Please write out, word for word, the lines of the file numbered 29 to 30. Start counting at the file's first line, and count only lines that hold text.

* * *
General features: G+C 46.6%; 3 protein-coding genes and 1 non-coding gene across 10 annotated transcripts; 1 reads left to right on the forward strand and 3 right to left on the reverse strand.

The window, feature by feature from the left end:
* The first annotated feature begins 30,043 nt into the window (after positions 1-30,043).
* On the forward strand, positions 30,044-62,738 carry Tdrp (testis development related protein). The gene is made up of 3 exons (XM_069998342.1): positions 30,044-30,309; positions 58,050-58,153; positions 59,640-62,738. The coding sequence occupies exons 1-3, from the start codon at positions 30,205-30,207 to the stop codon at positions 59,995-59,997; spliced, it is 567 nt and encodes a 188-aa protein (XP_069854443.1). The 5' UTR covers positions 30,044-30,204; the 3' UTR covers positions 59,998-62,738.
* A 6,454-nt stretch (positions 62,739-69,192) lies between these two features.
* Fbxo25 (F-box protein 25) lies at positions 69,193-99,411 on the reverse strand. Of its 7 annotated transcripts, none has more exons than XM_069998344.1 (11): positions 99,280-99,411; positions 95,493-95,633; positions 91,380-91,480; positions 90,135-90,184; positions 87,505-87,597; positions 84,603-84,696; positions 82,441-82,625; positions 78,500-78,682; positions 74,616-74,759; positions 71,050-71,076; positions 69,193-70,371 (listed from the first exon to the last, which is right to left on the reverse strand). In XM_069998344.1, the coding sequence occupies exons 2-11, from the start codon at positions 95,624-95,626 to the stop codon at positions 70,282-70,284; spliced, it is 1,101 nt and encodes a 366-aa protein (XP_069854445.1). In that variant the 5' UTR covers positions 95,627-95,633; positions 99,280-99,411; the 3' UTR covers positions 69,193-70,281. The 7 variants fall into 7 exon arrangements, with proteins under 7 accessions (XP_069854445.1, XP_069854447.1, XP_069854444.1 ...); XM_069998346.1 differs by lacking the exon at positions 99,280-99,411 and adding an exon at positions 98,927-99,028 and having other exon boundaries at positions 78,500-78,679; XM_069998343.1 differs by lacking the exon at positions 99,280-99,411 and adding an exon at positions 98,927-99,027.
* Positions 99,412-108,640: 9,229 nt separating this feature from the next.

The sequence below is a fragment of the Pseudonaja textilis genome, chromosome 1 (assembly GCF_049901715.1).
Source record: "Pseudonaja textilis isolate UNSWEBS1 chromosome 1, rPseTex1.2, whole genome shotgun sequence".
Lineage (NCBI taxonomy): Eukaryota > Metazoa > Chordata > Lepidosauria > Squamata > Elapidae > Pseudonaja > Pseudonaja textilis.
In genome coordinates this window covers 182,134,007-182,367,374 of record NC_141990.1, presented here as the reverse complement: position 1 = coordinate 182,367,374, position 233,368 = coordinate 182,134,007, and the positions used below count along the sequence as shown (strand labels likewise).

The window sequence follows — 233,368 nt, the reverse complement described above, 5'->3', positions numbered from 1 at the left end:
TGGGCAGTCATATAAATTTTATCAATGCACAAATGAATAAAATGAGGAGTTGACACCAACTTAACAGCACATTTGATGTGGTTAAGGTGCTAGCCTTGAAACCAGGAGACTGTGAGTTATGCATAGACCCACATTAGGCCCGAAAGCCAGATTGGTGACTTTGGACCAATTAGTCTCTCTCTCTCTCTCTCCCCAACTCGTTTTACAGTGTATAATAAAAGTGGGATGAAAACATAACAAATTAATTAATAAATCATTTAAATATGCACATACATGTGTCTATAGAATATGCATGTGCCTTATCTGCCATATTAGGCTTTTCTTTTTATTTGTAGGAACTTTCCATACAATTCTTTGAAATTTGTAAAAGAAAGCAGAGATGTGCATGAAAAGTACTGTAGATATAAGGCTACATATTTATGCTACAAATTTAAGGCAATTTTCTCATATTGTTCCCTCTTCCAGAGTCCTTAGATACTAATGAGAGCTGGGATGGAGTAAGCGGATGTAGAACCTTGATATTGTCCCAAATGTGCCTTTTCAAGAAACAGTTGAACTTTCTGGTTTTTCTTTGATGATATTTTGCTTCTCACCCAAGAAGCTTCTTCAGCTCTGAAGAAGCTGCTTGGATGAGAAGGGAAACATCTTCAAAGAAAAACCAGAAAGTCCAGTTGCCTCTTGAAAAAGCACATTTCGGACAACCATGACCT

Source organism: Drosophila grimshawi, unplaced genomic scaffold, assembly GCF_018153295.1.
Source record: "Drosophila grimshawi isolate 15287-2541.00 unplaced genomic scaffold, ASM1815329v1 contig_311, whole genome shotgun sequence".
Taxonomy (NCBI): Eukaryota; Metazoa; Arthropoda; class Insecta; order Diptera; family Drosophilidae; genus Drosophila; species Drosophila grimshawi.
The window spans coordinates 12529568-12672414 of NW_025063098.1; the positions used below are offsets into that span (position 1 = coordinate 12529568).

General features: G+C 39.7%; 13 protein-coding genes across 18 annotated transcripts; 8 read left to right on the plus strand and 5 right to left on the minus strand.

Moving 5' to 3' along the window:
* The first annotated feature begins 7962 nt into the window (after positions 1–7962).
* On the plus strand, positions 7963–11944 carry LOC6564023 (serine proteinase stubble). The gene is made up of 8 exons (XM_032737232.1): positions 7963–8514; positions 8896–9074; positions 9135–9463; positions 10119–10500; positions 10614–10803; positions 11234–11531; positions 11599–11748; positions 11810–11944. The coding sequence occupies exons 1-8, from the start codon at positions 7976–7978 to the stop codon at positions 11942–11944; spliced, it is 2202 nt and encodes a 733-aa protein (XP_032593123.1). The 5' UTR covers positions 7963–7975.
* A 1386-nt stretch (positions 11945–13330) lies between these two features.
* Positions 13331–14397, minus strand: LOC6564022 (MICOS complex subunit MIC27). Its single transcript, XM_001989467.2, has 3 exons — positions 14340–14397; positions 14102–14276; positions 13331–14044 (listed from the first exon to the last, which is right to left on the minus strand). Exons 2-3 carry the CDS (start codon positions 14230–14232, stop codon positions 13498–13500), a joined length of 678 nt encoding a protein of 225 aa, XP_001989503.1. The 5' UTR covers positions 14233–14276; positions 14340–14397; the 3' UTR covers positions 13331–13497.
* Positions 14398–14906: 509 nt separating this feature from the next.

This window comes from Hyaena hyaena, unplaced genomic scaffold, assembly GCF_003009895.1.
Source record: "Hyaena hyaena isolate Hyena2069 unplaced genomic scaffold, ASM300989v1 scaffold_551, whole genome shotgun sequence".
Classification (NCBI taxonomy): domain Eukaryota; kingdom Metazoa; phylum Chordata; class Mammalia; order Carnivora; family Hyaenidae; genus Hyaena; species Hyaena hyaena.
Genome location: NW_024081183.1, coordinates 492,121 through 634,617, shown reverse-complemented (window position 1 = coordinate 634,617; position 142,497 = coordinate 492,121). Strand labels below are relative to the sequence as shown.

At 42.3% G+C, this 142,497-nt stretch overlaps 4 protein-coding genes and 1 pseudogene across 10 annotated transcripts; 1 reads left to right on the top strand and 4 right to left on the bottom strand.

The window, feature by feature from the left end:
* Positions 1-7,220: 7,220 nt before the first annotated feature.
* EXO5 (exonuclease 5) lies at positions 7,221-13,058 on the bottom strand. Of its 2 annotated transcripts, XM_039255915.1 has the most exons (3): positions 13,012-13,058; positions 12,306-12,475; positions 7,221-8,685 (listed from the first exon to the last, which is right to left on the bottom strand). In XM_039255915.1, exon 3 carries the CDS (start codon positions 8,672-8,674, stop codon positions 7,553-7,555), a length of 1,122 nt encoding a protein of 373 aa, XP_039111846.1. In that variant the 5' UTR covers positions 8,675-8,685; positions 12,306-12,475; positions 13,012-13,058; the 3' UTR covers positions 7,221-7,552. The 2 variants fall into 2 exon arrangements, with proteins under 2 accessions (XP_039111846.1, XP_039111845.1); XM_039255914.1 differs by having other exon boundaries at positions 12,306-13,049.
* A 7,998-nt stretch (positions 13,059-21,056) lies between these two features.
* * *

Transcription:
At 42.3% G+C, this 142,497-nt stretch overlaps 4 protein-coding genes and 1 pseudogene across 10 annotated transcripts; 1 reads left to right on the top strand and 4 right to left on the bottom strand.

The window, feature by feature from the left end: